When people see their problems as being externally caused, they look externally for the solutions and in so doing avoid taking action themselves to get out of the situation they are in.

              A great example of this is Maori in Australia who are generally very successful as they are no longer under the yoke of colonial oppression and treaty grievance – an ingrained sense of injustice that whether valid or not simply reinforces an attitude of abdicating self responsibility and wanting someone else to come in and solve all their problems.

              The above is a generalisation, and of course there are exceptions, but I believe it has much truth. There are types of people who face adversity and will look to get past it rather than sitting back and apportioning blame for all that has befallen them.

              Then there are those who wallow in set backs and fall into a self fulfilling prophesy of despair and cannot see their way out because someone else is always to blame and they don’t see it as their job to fix things.

              If people were taught Stoicism and learned to practice it they would be far happier at all stages of their lives and would be make better decisions to improve themselves.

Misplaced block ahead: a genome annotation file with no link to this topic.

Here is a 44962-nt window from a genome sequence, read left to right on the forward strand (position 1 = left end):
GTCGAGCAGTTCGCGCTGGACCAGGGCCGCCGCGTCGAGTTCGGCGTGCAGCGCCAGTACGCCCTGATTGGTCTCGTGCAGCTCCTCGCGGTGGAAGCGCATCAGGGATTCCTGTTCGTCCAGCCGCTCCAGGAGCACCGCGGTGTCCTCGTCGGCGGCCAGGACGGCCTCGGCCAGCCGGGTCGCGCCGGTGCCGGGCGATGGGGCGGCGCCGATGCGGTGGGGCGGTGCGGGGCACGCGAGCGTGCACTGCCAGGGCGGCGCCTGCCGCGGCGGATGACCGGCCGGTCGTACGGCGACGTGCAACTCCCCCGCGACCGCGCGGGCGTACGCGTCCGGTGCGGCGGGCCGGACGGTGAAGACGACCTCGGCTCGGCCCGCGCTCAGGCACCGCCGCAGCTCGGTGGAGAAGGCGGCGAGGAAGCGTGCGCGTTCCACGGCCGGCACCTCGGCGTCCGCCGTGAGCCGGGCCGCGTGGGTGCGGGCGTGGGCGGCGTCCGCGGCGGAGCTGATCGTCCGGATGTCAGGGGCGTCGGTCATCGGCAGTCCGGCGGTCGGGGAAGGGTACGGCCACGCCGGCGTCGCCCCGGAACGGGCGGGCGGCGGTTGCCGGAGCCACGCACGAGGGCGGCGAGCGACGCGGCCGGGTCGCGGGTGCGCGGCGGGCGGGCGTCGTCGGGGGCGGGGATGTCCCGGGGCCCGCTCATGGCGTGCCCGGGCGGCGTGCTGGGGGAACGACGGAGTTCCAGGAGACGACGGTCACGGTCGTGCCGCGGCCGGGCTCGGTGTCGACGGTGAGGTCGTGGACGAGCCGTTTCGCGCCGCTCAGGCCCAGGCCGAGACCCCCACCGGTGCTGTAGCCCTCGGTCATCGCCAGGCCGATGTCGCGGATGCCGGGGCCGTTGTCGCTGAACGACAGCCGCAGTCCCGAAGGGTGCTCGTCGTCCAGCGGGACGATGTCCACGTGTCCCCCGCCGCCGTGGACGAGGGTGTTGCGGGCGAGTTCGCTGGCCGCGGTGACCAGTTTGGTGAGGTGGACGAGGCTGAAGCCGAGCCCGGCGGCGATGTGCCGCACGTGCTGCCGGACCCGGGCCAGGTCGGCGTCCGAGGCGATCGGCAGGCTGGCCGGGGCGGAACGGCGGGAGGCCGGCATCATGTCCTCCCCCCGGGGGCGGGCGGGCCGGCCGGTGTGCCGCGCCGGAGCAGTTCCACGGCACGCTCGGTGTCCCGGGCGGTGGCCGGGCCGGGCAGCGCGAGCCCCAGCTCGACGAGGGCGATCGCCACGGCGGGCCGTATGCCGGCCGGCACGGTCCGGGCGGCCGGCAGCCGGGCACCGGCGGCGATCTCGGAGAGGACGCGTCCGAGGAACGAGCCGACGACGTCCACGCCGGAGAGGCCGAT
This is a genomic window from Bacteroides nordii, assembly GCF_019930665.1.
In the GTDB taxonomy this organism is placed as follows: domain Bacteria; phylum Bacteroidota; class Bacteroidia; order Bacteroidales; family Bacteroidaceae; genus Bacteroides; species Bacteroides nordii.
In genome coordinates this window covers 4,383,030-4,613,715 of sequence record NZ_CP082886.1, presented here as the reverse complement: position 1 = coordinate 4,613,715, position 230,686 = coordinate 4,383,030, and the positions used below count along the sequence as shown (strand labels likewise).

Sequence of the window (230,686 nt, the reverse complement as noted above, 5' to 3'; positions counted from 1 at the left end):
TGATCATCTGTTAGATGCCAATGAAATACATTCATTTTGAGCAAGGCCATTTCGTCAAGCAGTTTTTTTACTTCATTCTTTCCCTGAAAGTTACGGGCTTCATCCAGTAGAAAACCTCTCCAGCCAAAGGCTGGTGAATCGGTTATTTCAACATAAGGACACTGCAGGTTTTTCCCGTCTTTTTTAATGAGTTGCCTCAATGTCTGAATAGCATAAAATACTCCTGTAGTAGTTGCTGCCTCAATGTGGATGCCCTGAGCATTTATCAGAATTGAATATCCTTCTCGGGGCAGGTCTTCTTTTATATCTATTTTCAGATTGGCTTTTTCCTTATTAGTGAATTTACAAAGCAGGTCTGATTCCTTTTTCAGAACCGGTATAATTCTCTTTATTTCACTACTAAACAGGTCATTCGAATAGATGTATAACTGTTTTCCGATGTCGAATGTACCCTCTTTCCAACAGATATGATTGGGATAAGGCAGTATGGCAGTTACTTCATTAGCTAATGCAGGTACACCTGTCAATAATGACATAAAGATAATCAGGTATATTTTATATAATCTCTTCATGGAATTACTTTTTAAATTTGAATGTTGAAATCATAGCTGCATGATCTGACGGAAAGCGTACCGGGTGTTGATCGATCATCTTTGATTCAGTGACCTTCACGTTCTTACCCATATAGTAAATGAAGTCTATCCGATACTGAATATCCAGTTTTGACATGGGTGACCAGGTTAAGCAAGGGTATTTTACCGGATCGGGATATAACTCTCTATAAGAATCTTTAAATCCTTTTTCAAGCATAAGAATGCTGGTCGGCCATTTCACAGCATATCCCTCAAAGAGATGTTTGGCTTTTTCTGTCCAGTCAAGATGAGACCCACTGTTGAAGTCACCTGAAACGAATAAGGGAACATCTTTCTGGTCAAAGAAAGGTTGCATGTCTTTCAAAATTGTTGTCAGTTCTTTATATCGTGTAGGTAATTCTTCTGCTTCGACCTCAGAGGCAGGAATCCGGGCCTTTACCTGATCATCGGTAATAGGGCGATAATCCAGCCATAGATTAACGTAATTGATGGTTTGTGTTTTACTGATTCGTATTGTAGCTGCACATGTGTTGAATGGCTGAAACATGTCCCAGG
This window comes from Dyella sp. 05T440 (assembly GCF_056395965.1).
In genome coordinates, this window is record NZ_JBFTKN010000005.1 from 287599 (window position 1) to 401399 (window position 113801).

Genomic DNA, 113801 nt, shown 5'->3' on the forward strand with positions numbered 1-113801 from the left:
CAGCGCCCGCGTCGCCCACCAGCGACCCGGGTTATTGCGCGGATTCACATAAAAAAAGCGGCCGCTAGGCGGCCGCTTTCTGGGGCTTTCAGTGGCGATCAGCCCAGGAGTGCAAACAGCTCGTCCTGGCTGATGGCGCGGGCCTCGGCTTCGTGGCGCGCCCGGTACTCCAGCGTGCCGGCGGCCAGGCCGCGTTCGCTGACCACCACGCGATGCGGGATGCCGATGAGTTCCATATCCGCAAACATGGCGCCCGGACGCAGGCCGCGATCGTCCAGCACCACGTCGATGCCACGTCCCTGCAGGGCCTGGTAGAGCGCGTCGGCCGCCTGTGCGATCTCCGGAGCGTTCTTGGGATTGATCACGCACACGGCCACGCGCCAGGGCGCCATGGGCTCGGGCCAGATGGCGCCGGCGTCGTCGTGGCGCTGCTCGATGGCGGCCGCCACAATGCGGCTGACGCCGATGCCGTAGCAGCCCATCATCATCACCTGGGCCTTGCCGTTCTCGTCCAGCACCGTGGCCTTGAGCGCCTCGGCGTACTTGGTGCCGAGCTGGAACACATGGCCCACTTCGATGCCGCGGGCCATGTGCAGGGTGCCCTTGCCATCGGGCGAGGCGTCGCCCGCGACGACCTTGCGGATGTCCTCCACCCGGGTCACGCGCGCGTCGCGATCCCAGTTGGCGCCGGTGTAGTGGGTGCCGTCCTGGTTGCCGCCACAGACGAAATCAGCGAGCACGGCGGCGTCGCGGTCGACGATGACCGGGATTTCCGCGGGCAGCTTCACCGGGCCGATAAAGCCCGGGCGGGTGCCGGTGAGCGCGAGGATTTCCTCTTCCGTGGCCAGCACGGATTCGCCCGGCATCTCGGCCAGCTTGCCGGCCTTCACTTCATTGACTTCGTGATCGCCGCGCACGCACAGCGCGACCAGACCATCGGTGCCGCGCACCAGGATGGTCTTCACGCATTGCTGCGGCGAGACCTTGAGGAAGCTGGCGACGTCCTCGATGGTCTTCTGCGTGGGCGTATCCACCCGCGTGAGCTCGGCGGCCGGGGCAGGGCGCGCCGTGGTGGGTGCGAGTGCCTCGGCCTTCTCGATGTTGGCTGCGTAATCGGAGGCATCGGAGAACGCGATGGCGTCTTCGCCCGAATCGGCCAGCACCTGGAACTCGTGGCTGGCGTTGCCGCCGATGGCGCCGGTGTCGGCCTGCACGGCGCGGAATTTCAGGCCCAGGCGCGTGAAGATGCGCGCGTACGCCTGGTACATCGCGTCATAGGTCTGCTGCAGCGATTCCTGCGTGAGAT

Relative poverty is only an issue where envy and “keeping up with the Jones’s” attitudes prevail. These are destructive and negative and should not be pandered to.

              What others have has no intrinsic effect on your situation so are irrelevant.

              Eliminating real poverty and encouraging self reliance as opposed to state handouts should be the focus.

            • Alan Wilkinson

               /  July 12, 2017

              I give you some real life and you respond with head-banging closed ears. I’m always open to real experiences. Interpretation comes later.

            • Alan Wilkinson

               /  July 12, 2017

              .. that was for G, of course.

            • Gezza

               /  July 12, 2017

              @ HFD

              Absolutely. The sooner the better. OK. You’re the Associate Minister charged with getting. Northland’s beneficiaries off welfare & up & running as described. You have 6 years .

              Set it all out for me. Where you start, how many different projects do you need. Who has to be involved. The lot. How long do you need to do the strategy & plans? 5 minutes, like Al?

            • Gezza

               /  July 12, 2017

              @ Al. Same job. You’re putting in the competing for the funding.
              Strategy & plan outlines by Friday 6 pm.